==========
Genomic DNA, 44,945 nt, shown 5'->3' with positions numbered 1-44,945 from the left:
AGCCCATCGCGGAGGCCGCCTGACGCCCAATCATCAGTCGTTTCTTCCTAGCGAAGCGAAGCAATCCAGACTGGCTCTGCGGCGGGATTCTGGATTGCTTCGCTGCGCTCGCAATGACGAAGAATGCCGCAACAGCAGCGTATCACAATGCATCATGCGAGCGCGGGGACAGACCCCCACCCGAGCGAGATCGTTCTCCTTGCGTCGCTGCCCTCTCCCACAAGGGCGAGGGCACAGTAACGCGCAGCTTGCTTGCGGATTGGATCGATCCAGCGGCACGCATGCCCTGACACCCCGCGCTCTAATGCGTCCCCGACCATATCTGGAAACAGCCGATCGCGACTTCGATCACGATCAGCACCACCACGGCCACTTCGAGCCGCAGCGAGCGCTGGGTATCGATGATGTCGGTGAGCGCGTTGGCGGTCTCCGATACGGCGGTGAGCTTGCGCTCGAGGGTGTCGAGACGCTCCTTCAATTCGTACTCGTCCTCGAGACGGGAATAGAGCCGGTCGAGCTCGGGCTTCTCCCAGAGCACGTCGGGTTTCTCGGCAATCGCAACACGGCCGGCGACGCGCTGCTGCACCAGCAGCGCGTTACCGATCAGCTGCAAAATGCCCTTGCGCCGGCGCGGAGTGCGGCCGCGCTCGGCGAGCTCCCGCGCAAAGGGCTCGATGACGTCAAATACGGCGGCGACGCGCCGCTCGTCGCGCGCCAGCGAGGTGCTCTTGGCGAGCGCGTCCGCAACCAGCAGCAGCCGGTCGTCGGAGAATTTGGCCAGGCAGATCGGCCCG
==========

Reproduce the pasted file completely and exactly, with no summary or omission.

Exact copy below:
Genomic DNA, 44,945 nt, shown 5'->3' with positions numbered 1-44,945 from the left:
AGCCCATCGCGGAGGCCGCCTGACGCCCAATCATCAGTCGTTTCTTCCTAGCGAAGCGAAGCAATCCAGACTGGCTCTGCGGCGGGATTCTGGATTGCTTCGCTGCGCTCGCAATGACGAAGAATGCCGCAACAGCAGCGTATCACAATGCATCATGCGAGCGCGGGGACAGACCCCCACCCGAGCGAGATCGTTCTCCTTGCGTCGCTGCCCTCTCCCACAAGGGCGAGGGCACAGTAACGCGCAGCTTGCTTGCGGATTGGATCGATCCAGCGGCACGCATGCCCTGACACCCCGCGCTCTAATGCGTCCCCGACCATATCTGGAAACAGCCGATCGCGACTTCGATCACGATCAGCACCACCACGGCCACTTCGAGCCGCAGCGAGCGCTGGGTATCGATGATGTCGGTGAGCGCGTTGGCGGTCTCCGATACGGCGGTGAGCTTGCGCTCGAGGGTGTCGAGACGCTCCTTCAATTCGTACTCGTCCTCGAGACGGGAATAGAGCCGGTCGAGCTCGGGCTTCTCCCAGAGCACGTCGGGTTTCTCGGCAATCGCAACACGGCCGGCGACGCGCTGCTGCACCAGCAGCGCGTTACCGATCAGCTGCAAAATGCCCTTGCGCCGGCGCGGAGTGCGGCCGCGCTCGGCGAGCTCCCGCGCAAAGGGCTCGATGACGTCAAATACGGCGGCGACGCGCCGCTCGTCGCGCGCCAGCGAGGTGCTCTTGGCGAGCGCGTCCGCAACCAGCAGCAGCCGGTCGTCGGAGAATTTGGCCAGGCAGATCGGCCCG